“The relative value of ‘diversion flexibility’ and ‘cancellation rights’ strongly depend on prevailing market price curve dynamics.”

“The relative value of ‘diversion flexibility’ and ‘cancellation rights’ strongly depend on prevailing market price curve dynamics.”

Breaking down US LNG contract value

The flexible structure of US export contracts has been one of the primary drivers of LNG market evolution and liquidity growth over the last 3 years. However the tolling contract structure of US exports is materially different to conventional LNG supply contracts.

US tolling contracts are generally structured with a US hub indexed contract price (Henry Hub being the most common). Contract cost structure typically consists of:

  • Feedgas cost (e.g. 100% of Henry Hub price)
  • Variable cost (e.g. 15% on top of feedgas price to cover variable costs of liquefaction)
  • Fixed tolling fee (e.g. 2-3 $/mmbtu to cover fixed costs of the liquefaction terminal)

More details on US tolling contract cost structure here.

Hub indexed and destination flexible (FOB) US contracts have substantially increased supply flexibility in the global LNG market.  This flexibility is enhanced by a liquid US domestic market, where feedgas can be resold in the case of oversupply (i.e. LNG shut ins & cargo cancellation).

US tolling contracts have also added significant portfolio flexibility for market participants, e.g. diversion flexibility, cancellation rights and ability to hedge against liquid gas curves. These benefits come with a key challenge: how to value & optimise contract flexibility.

In today’s article we explore US tolling contract value drivers using a practical case study.

The case study contract & price curves

We base our case study around a relatively standard US export terminal tolling structure, over a shorter two year time period (to allow us to focus in on value dynamics). The main contract terms are summarised in Table 1 below, with the contract having a fixed tolling fee and variable cost of exported gas linked to Henry Hub. Cargo cancellation is possible (if US Gulf Coast netback prices fall below the variable price as occurred in 2020).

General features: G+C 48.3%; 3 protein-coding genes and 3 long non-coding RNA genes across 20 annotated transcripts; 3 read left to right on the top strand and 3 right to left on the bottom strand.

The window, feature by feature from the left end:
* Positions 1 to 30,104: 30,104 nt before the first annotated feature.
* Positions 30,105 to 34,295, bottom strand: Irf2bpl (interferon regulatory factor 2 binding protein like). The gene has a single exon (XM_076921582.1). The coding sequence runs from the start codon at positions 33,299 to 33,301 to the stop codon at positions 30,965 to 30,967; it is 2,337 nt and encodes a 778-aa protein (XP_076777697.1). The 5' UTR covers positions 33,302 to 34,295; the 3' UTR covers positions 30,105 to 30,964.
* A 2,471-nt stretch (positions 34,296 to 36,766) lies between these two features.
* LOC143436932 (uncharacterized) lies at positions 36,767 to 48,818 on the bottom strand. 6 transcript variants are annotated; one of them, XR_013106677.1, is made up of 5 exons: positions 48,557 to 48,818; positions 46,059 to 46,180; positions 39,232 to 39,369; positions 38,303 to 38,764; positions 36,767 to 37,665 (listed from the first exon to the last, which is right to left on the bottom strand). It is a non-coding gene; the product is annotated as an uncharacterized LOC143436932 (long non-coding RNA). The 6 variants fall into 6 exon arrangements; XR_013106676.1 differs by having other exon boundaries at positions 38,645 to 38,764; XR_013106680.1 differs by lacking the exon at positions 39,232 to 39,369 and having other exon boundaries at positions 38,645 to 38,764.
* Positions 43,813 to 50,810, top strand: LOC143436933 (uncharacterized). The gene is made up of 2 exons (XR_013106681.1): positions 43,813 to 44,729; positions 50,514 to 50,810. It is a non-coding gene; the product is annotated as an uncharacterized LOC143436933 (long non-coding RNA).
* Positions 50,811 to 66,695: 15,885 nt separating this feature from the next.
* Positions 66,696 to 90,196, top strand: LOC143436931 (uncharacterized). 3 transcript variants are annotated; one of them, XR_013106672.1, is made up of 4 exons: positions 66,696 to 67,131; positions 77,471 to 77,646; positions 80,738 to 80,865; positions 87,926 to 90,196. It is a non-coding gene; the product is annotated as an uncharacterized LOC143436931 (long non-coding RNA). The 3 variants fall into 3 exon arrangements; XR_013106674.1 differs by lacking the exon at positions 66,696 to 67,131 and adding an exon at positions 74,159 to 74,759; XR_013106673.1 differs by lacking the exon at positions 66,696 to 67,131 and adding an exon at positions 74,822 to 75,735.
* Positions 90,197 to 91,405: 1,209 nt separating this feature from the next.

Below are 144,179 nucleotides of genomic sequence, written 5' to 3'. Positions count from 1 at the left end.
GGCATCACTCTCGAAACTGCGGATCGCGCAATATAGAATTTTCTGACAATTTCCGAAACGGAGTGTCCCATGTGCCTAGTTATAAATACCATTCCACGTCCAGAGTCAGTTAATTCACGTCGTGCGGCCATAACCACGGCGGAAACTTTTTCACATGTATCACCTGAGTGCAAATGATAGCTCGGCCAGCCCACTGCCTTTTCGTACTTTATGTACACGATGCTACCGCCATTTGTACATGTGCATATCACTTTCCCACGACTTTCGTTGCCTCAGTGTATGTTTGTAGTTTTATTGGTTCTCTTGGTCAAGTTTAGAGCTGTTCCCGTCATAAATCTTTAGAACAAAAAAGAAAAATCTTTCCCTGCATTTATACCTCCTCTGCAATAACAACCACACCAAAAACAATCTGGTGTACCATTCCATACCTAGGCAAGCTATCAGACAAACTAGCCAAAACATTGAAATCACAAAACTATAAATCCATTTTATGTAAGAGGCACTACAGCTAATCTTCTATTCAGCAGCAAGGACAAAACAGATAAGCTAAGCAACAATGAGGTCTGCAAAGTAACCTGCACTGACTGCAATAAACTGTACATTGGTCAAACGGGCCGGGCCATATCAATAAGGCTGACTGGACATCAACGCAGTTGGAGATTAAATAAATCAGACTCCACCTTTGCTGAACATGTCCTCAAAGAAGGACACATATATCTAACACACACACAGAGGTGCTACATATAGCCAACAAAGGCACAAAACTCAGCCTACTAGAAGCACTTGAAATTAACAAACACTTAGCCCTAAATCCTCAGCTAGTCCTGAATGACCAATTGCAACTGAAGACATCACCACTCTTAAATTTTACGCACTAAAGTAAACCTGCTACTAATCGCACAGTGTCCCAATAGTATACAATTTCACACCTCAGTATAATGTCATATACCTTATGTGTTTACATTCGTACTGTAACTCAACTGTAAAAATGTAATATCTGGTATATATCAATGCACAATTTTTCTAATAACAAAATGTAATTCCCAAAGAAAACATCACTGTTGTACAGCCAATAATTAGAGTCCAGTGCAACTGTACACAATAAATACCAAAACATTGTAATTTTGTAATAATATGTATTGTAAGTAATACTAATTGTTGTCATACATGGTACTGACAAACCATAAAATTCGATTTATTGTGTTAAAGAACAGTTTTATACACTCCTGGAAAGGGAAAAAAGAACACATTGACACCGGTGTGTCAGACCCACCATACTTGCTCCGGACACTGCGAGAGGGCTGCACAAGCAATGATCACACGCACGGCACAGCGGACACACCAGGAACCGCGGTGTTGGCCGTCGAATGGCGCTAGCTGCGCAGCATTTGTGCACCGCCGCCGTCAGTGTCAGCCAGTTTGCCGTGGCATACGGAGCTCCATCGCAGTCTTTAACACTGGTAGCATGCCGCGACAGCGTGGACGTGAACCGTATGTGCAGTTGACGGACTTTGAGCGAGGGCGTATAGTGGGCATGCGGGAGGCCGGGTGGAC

Table 1: Case study US tolling contract key terms

We value the contract against the price curves shown in Chart 1, based on market forward prices at the end of May.

Chart 1: Market forward curves & netback curves used for the case study

The left hand panel of Chart 1 shows the US variable contract price (in green) compared to the raw forward prices for selling LNG in Asia (JKM) and Europe (DES Nth West Europe). The right hand panel shows how these prices compare on a netback basis to the full contract price i.e. accounting for transport costs from the US Gulf Coast.

The netback curves show that it is more profitable to deliver cargoes to Europe (light blue line) than Asia (dark blue line) across most periods. The exception is in Q1 & Q2 2022 and Q1 2023, when delivery to Asia is more profitable (measured on an intrinsic basis).

Building up contract flexibility value in buckets

In order to value the case study contract we use Timera’s LNG Bridge portfolio model. This model has been deployed by a range of large LNG companies to value and manage LNG portfolio exposures, including US tolling contracts.

To illustrate flexibility value drivers, we build up contract value by modelling 3 cases:

  1. ‘No flex’ case, where all LNG is delivered to Asia (JKTC via Panama canal)
  2. ‘Diversion flex’ case with the additional flexibility to deliver gas into NW Europe
  3. ‘Cancellation rights’ case with the additional flexibility to cancel cargoes (on top of 1. & 2.).

In all cases the contract is modelled as utilising spot market vessel charters (vs time charters).

For each of the 3 cases, the LNG Bridge model simulates a distribution of 500 different potential price paths (around an expected level determined by the forward curves in Chart 1). Contract value is then optimised 500 times, against each individual price path, to generate a distribution of contract value.  This allows the measurement of extrinsic value (mean of the value distribution) and intrinsic value (measured against forward curves).